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help.. need training program for woman
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tivvis


Oct 12, 2006, 11:42 AM
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help.. need training program for woman
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I was wondering if someone could give me a little insight on a training program for woman. I am looking for something to give me over all training (skill, endurance, and strength), but really focus on upper body strength. I am pretty weak in the upper body. I have a regiment I've been following, but not sure if it good enough. Would love to have hear you program, idea's or comments.

I am going to try to break down the regiment I am following right now in three sections. Indoor climbing, outdoor climbing, and strength training.

OUTDOOR: I go to New River about two weekends a month and climb Sat. and Sun. for about 8-10 hours each day. On the weekends I don't go to NR, I climb one day that weekend for about 8 hours. I do about 70% sport climbing and 20% cleaning someone else route (much hard than the one's I lead) when climbing outdoors.

INDOORS: I climb 3 days a week sometimes 4.
Monday: I spend 90% Bouldering
Wednesday: 90% Leading
Thursday: 90% Top Roping
The other 10% of the time is left at the end to do one of the other two types of climbing. I try to break down the climbing time to the following: 30% right at what I can climb clean (ex: 5'9-5'10a/b TR), 50% I can climb it, but I take some falls and have to rest some (ex 5'10a/b-5'10c/d TR), 20% what I am really struggling with ( 5'11's TR)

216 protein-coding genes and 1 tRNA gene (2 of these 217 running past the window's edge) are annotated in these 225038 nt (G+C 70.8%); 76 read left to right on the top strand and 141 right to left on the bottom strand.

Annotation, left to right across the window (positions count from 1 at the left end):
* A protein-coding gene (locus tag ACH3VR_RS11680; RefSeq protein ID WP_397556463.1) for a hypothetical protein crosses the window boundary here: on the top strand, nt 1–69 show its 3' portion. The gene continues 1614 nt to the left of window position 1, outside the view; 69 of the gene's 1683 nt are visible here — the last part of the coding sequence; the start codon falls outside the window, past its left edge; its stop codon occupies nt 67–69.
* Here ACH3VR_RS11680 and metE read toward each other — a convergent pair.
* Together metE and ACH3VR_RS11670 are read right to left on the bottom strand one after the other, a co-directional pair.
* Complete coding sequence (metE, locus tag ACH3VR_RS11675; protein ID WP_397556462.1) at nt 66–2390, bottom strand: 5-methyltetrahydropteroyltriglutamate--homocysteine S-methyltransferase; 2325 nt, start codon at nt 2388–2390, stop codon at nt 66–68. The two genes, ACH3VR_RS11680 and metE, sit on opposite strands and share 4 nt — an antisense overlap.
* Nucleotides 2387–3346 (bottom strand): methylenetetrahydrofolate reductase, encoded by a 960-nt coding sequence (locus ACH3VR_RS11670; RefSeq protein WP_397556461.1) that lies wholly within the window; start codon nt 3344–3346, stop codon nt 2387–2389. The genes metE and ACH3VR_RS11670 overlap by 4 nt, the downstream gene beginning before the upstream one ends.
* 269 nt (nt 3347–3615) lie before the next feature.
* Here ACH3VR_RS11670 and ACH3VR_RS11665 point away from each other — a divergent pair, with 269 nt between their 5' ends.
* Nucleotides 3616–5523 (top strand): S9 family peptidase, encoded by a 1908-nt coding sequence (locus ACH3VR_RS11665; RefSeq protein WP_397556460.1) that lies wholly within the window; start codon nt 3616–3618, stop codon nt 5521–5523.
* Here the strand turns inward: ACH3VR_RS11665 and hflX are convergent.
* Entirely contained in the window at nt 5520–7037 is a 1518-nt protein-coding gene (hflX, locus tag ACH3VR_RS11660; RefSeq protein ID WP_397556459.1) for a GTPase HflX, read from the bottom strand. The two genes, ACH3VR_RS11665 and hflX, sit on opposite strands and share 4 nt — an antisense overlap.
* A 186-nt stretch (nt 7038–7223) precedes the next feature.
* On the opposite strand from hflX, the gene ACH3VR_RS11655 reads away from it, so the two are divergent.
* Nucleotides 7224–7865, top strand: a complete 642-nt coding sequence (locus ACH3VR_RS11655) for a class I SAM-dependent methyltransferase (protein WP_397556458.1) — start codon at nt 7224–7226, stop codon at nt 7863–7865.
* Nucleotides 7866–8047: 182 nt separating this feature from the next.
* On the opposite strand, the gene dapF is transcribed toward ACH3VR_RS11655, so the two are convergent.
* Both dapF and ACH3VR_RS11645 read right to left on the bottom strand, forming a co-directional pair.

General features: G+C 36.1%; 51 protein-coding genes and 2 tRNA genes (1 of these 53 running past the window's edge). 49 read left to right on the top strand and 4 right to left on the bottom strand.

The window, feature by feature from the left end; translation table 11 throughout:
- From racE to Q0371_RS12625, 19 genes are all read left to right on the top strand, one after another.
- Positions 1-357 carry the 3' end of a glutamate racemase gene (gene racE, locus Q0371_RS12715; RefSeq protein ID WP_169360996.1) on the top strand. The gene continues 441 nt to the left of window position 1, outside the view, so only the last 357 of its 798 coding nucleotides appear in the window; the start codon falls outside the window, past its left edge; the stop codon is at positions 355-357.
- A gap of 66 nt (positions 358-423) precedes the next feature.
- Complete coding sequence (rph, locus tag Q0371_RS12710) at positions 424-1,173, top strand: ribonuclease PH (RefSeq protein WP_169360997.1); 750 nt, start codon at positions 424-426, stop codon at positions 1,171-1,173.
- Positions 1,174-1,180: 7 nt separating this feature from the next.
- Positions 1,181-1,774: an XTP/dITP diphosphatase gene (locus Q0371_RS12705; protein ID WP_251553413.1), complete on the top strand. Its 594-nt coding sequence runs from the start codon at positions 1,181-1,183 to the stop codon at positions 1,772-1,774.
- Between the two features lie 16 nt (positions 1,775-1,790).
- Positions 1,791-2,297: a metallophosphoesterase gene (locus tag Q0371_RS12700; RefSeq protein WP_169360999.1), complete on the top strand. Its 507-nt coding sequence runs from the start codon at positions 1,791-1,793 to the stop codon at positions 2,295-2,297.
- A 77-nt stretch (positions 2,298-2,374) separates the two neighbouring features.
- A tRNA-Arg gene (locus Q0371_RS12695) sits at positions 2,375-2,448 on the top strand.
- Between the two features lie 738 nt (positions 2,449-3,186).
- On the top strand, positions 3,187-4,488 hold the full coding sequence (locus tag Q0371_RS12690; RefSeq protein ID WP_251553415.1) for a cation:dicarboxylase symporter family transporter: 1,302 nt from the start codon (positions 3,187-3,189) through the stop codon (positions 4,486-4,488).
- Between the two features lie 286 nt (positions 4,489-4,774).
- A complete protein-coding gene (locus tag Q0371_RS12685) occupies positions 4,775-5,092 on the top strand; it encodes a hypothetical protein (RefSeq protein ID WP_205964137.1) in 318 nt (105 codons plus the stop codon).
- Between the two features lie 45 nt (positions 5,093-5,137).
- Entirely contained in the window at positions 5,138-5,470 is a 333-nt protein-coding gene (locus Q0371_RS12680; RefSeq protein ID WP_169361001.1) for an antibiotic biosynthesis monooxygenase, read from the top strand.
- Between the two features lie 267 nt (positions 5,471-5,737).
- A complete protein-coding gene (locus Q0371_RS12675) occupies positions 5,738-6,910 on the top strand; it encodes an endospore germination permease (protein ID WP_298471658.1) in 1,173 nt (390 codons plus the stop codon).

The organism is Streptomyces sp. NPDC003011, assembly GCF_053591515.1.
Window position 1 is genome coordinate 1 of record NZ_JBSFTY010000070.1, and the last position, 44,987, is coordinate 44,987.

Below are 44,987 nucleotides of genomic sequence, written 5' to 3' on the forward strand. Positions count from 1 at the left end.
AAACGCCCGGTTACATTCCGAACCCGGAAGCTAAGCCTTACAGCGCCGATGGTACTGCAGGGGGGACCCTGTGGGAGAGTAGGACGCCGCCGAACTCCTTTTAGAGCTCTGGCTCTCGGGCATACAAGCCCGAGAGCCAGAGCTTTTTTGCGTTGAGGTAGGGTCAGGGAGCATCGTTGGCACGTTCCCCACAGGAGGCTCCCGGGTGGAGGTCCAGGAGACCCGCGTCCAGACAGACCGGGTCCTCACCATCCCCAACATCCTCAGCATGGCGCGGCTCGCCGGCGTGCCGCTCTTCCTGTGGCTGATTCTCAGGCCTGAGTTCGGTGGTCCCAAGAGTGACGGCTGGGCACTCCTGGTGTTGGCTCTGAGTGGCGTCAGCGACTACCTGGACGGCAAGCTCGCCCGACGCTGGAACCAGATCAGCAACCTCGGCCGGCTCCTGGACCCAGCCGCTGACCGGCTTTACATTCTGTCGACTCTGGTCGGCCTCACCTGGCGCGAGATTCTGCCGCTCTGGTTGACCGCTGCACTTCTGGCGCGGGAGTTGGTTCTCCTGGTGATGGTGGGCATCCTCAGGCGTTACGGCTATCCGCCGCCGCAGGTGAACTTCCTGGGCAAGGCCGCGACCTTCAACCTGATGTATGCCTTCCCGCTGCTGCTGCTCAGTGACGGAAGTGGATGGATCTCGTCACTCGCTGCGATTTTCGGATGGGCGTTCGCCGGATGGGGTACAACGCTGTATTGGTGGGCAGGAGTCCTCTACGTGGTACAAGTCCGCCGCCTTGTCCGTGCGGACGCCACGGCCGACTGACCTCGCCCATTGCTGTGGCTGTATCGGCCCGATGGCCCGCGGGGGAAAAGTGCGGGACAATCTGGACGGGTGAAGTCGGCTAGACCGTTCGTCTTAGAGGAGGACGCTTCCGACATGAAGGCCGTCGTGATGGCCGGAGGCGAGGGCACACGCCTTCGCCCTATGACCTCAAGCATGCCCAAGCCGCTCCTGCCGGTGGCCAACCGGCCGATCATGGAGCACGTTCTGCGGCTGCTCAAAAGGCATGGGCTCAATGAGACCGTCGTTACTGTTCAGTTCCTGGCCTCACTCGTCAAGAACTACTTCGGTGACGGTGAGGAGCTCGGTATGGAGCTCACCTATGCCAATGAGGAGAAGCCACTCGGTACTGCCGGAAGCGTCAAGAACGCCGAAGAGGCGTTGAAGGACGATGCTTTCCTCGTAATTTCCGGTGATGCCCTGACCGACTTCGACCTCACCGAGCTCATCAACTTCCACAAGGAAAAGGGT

STRENGTH TRAINING: At the end of each gym section I do the following regiment.
Chin-ups:I do three different types of chin-ups on set of each. regular, wide, and the ones using the little handles on the back of the bar. My bf helps me with the chin-ups because I can't do one all by myself yet. I average 6-10 each set depending on how much weight my bf is talking off me.
Pushups: In between each set of chin-ups I do a set of push ups. I do three different types of pushups one set of each. regular, wide and triangle. I average 10 regular, 6-10 wide, and 5 triangle. All of the pushups are done girly style (on my knee's)
Campusing: (with BF assistance) 3 sets up and down.
Ab's: 2 minute in between each campus set.

I have been thinking of running 20 minutes at lunch 3 days a week, but I haven't decided if I wanted to spend my lunch running and then trying to eat at my desk while working.

I don't feel I am getting everything out of the climbing section I want. I still have a fear of falling on lead. (I know, I know I am really trying to get over this), so my lead days I am afraid to push myself too hard because I don't want to fall. I was wondering if I started doing three's (climbing 3 climbs in a row with no breaks) at the end of the section to try and completely burn myself out.

I really need to gain upper body muscle that's my first priority, second is skill, third is endurance. I really want to be over all a better climber. My short term goals are to be able to do 3 chin-ups by myself by 1/1. To be able to climb a V4 (I climb V2-V3's now) by 12/1. Be able to redpoint all the 5'10's by 1/1. My last goal is to completely get over my fear of falling.

I guess my first question is do you think this is a good training program to follow? Second, DO you have a better one? Third what would you add or change in mine? and Do you think if I keeps following this will I be able to reach my goals?